China Social Games Analyzing Chinese Social Networks and Games

31Dec/093

Cutthroat Competition in Chinese Social Games

The Chinese government seeks a harmonious society. But it’s Facebook’s social games that are cooperative, while China’s closer resemble the Ultimate Fighting Championships.

9x as Competitive as Facebook?

Of China’s top 10 social games, 9 feature competitive actions that hurt other players (see graphic); the one exception is Renren Restaurant, an exact copy of Playfish’s Restaurant City on Facebook. Of Facebook’s top 10 games, only 1 features competitive actions. Chinese players cherish intense competition.

15Dec/090

Pure (Digital) Gold

High-Margin Virtual Goods are Generating Very Real Profits

China virtual goldChinese technology companies have a reputation for lacking innovation and original products. Yet upon closer inspection the industry is brimming with ideas. Despite the fact that Taobao resembles eBay, Baidu searches like Google, and RenRen looks very similar to Facebook, these businesses are not simply knockoffs. The “Copy-to-China” label grossly underestimates the power and ingenuity of China’s internet ventures.

Identical Western replicas do not work (there is a reason why no large multinational internet business is a leader here). Instead, local companies are innovating to serve the Chinese market better, creating products and services that appeal to the needs of the consumer. This is also true of other Asian markets, and the region is now a global leader in virtual goods. So much so that the businesses in Silicon Valley and elsewhere are starting to take notice.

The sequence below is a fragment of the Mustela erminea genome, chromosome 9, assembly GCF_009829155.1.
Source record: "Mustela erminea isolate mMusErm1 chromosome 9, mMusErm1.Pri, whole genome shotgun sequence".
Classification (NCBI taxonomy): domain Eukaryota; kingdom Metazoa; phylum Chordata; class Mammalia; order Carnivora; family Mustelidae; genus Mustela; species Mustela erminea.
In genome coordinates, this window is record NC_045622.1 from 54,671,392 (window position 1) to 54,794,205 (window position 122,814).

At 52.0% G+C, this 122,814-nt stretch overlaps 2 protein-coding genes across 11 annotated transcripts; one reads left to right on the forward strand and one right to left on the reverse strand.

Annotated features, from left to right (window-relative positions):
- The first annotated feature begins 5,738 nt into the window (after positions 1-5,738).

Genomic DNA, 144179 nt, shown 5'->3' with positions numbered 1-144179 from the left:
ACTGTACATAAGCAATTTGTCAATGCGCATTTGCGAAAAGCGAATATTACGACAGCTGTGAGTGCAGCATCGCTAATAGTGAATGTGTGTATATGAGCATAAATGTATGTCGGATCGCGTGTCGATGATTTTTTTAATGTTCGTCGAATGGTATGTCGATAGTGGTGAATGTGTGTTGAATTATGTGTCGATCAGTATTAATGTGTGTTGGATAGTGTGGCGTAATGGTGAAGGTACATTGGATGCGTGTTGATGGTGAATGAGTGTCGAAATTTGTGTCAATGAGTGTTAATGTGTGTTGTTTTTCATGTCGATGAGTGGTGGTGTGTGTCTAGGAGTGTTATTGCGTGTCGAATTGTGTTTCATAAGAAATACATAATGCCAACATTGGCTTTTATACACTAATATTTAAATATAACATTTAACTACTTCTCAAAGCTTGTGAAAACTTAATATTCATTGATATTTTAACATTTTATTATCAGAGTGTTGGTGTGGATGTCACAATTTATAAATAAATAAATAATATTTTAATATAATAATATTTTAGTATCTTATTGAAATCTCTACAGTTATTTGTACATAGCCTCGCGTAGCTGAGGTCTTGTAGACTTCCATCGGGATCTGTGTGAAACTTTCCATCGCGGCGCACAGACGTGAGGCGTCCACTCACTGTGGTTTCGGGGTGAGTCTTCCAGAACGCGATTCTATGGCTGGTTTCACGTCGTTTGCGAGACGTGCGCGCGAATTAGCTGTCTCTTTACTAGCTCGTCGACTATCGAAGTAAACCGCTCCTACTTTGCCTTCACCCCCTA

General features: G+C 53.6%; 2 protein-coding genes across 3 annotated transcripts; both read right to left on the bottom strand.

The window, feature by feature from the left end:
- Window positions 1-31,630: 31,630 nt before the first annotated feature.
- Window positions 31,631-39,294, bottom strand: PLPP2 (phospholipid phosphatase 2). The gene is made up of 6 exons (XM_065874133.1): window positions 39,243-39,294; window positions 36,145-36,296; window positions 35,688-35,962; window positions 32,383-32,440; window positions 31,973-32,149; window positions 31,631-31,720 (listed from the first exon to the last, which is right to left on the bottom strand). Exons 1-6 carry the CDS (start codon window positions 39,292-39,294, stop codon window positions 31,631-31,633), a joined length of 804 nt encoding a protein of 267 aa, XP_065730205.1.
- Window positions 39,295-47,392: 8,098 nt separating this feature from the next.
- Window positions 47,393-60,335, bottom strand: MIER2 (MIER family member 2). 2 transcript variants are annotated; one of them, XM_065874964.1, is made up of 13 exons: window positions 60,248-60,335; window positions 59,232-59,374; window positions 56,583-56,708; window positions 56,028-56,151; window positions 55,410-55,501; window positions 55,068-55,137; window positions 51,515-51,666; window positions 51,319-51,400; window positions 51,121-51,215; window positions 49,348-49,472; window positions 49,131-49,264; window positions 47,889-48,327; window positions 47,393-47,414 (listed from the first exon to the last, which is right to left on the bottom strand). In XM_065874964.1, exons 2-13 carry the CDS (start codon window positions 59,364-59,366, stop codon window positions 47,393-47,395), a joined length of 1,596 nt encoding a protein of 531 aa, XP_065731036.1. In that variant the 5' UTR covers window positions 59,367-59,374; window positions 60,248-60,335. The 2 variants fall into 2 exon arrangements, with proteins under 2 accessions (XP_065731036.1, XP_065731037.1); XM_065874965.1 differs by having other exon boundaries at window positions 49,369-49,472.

For the unbelievers, there are enticing examples of the rewards to be had. Internet heavyweight Tencent recorded revenues of USD 1 billion, at a profit margin above 40 per cent, by selling virtual goods across its multiple online platforms for RMB 10 (RMB 1 = approx. USD 0.14) at a time. Home to China’s most popular instant messenger QQ, Q-Zone social network, and related game sites, it is one of a number of domestic internet sites making a very real profit from something “virtual”.

12Dec/092

Top 10 Social Games in China

Top China Social Games

Are Chinese More Addicted than Westerners?

The Top 10 Social Games in China (a new report released by BloggerInsight) details the exploding social gaming market in China and analyzes how game companies can compete to succeed.

Parking Wars received a lot of attention for its initial success but has since been outpaced. Happy Farm hit next and still continues its mainstream popularity, now reaching 27m DAU in China and basically matching FarmVille’s 29m DAU on Facebook. China’s enthusiasm for social games at least matches and arguably exceeds that seen on Facebook.

China’s social games are similar to those on Facebook in terms of themes: the top 10 includes farming, aquarium, pet, and restaurant games. However, further analysis yields some unique characteristics in terms of the developer industry, competitiveness, and popularity.

#1 Happy Farm

It’s hard to overstate Happy Farm’s popularity. In addition to the real deal, there are countless copycats and countless games have adopted the addictive mechanics.  Chinese versions are more competitive than their Western counterparts: they allow users to steal and add worms and weeds to friends’ farms.